Friday, May 1, 2009


Sunny and midsummer hot - up near 90 by mid-afternoon - but thankfully not humid. Carol and I decided we would do a short hike together, after which she would head back into town and I would continue up to a high summit. Our choice was the entertaining duo of Dibble's Quarry and Sugarloaf Mountain in the Devil's Path range.

The one-mile hike into Dibble's Quarry, with just 300 feet of climbing, is one of the most rewarding short treks in the Catskills. Bluestone quarries operated all over the Catskills in the 1800s, and many of the flat stones were used for New York City sidewalks. At this particular quarry hikers have constructed some magnificent and surprisingly comfortable thrones of stone. I took the opportunity here for a PR photo for the Mountain Ear -- the Conway, NH paper for which I pen a weekly hiking column, "Nooks & Crannies."

From the quarry you get good views of Kaaterskill High Peak to the north....

and Twin Mountain to the south.

After a brief stop I headed up the trail towards Pecoy Notch, while Carol returned to the trailhead. A short distance beyond the quarry the trail crossed a brook by a nice cascade.

Farther up it crossed again below a newly refurbished beaver dam. Don't drink the water...

A moderate climb got me to Pecoy Notch, the deep gap between Sugarloaf and Twin.

Here I turned right on the aptly-named Devil's Path, whose wildly steep and rocky pitches prompted Backpacker Magazine to name its 24-mile length the "toughest dayhike in the East." There were scrambles galore up the steep side of Sugarloaf, where most of the 1,000 ft. climb from the notch was accomplished in the first half-mile.

The upper part of the climb was much more gradual through dense and dark boreal forest, with long ice flows on the trail. Since the terrain was gentle, the ice wasn't too hard to negotiate. The summit itself was barely discernible, I think this was it...

A tenth of a mile past the summit a side path led to a flat sandstone view ledge.

A soothing breeze and a bit of shade enabled me to relax for an hour here and enjoy the high peaks views to the southwest...

....and the west.

Before heading down I made a short detour west along the main trail to a rock that looked across to Plateau Mountain, the next peak in the range. On this side the trail falls a wicked 1200 ft. to the col at Mink Hollow, but that was for another day.

Descending back towards Pecoy Notch, a short side path led to a beautiful view down one of the long, scooped valleys typical of the Catskills.

This part of the Devil's Path was just as steep going down.

There were several vistas across to the awesome rocky face of Twin Mountain.

Down below the quarry there was quite a bit of blue cohosh in bloom. This flower of rich hardwood forest is uncommon in the White Mountains but can be found fairly frequently in the Catskills.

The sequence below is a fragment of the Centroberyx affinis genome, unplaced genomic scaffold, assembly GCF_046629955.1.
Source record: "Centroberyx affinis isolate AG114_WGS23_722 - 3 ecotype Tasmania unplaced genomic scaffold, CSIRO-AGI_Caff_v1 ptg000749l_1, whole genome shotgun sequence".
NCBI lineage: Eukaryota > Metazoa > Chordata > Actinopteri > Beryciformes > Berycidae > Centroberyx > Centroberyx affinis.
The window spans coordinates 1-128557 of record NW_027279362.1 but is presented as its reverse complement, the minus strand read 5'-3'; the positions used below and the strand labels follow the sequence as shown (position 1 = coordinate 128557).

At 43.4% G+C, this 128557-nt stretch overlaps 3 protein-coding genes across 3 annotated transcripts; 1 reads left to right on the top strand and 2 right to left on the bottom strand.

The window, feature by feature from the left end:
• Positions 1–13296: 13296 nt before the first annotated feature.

Along the trail was a classic boulder of layered sandstone. I walked slowly the last half-mile, as our Catskill vacation was coming to an end.

Back at our rented farmhouse, we took a last look at the view of Windham High Peak and Acra Point before heading back to New England.


  1. Beautiful pictures and written word...makes me SO HOMESICK!

  2. Hey Steve! I just stumbled onto this blog from a link on Views from the Top. I really enjoy the entries so far. Even without having ever been to the Catskills. Some of those scrambles on the Devil's Path look like a blast. Perhaps I need to give those hills a look-see one day. Look forward to reading more!

    Take care!
    -Alex (from InnSeasons)

  3. Thanks, Sabrina and Alex! We really enjoy the Catskills. They're not as outright spectacular as the Presys or Lafayette or the higher Adirondacks, but they have their own special character. And spring is a great time down there, nice to get away from the icy monorails and the rotten snow.
    Alex, what's the address for your mountain exploration blog?

  4. Steve, you can click on my name and it'll bring you to my profile which has a link to my blog at the bottom. It's not as work-related anymore, which means it's much more fun to write!

  5. Steve,
    I'm glad you got to enjoy the Cats with your family. I love the shot from the porch of your rented house. That really exemplifies the Catskills. No, they aren't big or grand, but they have an intimate beauty. To me, they speak of a quieter pace of life, a time gone by -- moreso than other mountains. One of my favorite books is, "In the Catskills" by John Burroughs. Perhaps its because I'm a native NYer with deep family roots in rural NY; or maybe its something more than that --but the first time I stood on a Catskill summit, about 20 years ago, I smiled and thought, "yeah, this is who I am". Maybe that's why I feel so connected to them. I'm so happy you got to share them with your family.
    This weekend, I am leading two good friends on thier first big hike, and I chose Sugarloaf and Twin. Drive 8 hours to hike 8 hours. That's OK. Can't wait!

  6. Thank you for your wonderful photos and description. We hiked the trail up to Twin Mountain yesterday. A very rewarding hike. Next time we will make a right turn and go up Sugarloaf.